Legal Alabama Poker & Laws

Alabama Online Gambling & Poker Laws
Legal Gambling Laws in Alabama
Last Updated March 26, 2018

Poker players in Alabama generally have a lot of questions when it comes to the gambling laws of their state, especially whether it's legal to play online poker in Alabama and where you can play.  In this guide to gambling in Alabama, we're going to cover legal online poker options in AL and then survey a host of interesting facts and resources related to gambling in the state of Alabama.

Update as of 2018

This section is an updated version of the original article. While the the information on this page is correct, some new legislation might be in effect since this page was originally written. We've left the orginal article in tact below the new information.

Alabama State Lottery Bill

In May 2015, Alabama State Senate President Pro Tem Del Marsh pushed for a state lottery. Del Marsh and other proponents argued that a state lottery would be worth $400 million a year to the Alabama Treasury. The Tourism & Marketing Committee approved the bill by a 5-3 vote. The same bill would have allowed the state's 4 racetracks to have casino gaming. Sen. Bill Beasley, a Democrat from Clayton, called for a voice vote on the bill.

The next month, the State Senate killed the bill by Del Marsh in a wider vote. This led Former Auburn University football coach Pat Dye and former Alabama Power Co. President Charles McCrary to join the Alabama Jobs Coalition, which pushed for a state lottery and racino gambling. Pat Dye and Charles McCrary claimed not only that the bill would generate $400 million in state revenues each year, but it also would create 11,000 new permanent jobs.

Over the course of the summer of 2015, the Alabama Jobs Coalition continued to publicize the bill. In September 2015, Huntsville Sen. Paul Sanford asked the Senate Tourism and Marketing Committee to consider a lottery bill which would approve a state lottery. Under terms of the bill, Alabama would join the Powerball and Mega Million multi-state lottery associations. Del Marsh declined to have the committee vote on the bill, effectively ending any chance of a lottery bill being passed in 2015.

In February 2016, the Alabama House Economic Development and Tourism Committee voted to approve a lottery bill which was supported by Rep. Alan Harper, R-Northport. This bill would approve a state lottery and participation in the multi-state lottery associations. Funds would be shared between the Education Trust Fund and the General Fund. This stripped-down version of the bill is still being discussed. In Alabama's upper house, Senate President Pro Tem Del Marsh said he would need to see how the funds were allotted before he would say whether he would support the bill or not.

If passed, Alan Harper's bill would place a lottery referendum on the November 2016 ballot. The likelihood of a lottery passing in Alabama is small, because the state's leaders have been against such a bill traditionally. Politicians like Rich Wingo and Paul Hicks opposed the bill on social conservative grounds, saying God would not support the state, if gambling were passed. Arnold Mooney opposed the bill on economic conservative grounds, saying such a fundraising method is regressive and it would grow the size of government.

Top Online Poker Sites in Alabama 

With a number of sites to choose from, Alabamians have their pick of the litter when it comes to online poker rooms.  Based on bonus value and room conditions, we've selected the top rooms for Alabama online poker players and listed them below:


Can Poker Players From Alabama Play Poker Online?

Yes.  There are a number of online poker sites accepting players from AL.  In fact, poker players from the state of Alabama have more or less the full range of choices when it comes to playing poker for real money at licensed and regulated online poker sites.  Unlike some states, there are no online poker laws in Alabama that directly deal with the issue of playing for real money via the Internet.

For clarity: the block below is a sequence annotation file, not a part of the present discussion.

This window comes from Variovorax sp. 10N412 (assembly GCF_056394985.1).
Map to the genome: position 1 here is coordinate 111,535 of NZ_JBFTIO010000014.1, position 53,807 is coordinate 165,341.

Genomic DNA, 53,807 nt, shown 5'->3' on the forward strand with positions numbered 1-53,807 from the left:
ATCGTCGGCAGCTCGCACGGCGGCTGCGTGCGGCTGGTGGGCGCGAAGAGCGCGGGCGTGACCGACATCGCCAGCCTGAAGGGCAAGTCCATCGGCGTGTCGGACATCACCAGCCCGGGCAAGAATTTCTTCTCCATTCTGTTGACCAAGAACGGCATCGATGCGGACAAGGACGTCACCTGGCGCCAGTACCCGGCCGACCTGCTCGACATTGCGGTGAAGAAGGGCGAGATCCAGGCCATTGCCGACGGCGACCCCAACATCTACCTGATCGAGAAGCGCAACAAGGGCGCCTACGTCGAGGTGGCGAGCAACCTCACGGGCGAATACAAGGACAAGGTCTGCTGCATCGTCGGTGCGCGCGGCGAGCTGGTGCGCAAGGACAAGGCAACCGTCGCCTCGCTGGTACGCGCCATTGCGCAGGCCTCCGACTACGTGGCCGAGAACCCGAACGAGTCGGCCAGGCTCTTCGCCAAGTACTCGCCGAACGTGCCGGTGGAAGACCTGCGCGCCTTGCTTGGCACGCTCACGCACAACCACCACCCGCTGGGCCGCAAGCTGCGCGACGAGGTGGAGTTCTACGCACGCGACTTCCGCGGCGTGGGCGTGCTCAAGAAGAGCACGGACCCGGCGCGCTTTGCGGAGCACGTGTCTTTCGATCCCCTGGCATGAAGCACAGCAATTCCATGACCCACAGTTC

Alabama in the News
  • Jeff Sessions Hints He Might Reverse Wire Act Opinion Affecting U.S. Online Gambling
    January 10th, 2017

    In confirmation hearings on Tuesday, Alabama Sen. Jeff Sessions said he was “shocked” when he learned that the Department of Justice approved online casinos and online poker in a 2011 opinion. The decision paved the way for online gambling legalization in New Jersey, Nevada, and Delaware. Jeff Sessions’s pronouncement is important for the future of

  • Alabama State Senate and House of Representatives Each Pass a Lottery Bill
    August 25th, 2016

    The Alabama State Senate passed a lottery bill last week, setting up a vote in the Alabama House of Representatives on Thursday. The bill passed in the Alabama House by a margin of 64-35, 1 vote more than the 63-vote minimum needed to pass. An initial vote was 61-37, but the House voted to reconsider

  • Alabama Senate Fails to Pass VictoryLand Gaming Bill to Clarify State Law
    April 13th, 2016

    The Alabama Senate failed to pass a bill this week which would clarify the law on slot machines in non-tribal gaming locations like VictoryLand and GreeneTrack. Sen. Bobby Kingston, a Democrat from Greensboro, sponsored the bill, but it came up 4 votes short of the necessary 21 for passage. Alabama faces an increasingly nebulous legal

The 2012 greyhound racetrack raids led to years of litigation. Alabama has four greyhound racetracks which has housed gaming machines over the years: VictoryLand in the town of Shorter, the Birmingham Race Course, GreeneTrack in Eulaw, and the Mobile Greyhound Park. The raids led to VictoryLand's owner, Milton McGregor, to filing a lawsuit against the state, trying to retrieve the gaming machines and cash confiscated in the raid. He also wanted the right to equal protection under the law, which would have allowed him to re-open his racino.

Alabama District Judge William Shashy ruled in 2015 that the state could not keep the 1,615 electronic bingo machines and $263,105 it seized in the VictoryLand raid. Citing the Equal Protection clause of the U.S. Constitution, Judge Shashy said that Alabama Attorney General Luther Strange had "cherry-picked" the gaming venues he wanted to remain open. That is illegal under US law, so the judge order Luther Strange to either shut down his favored racinos or allow VictoryLand and the other operations to re-open.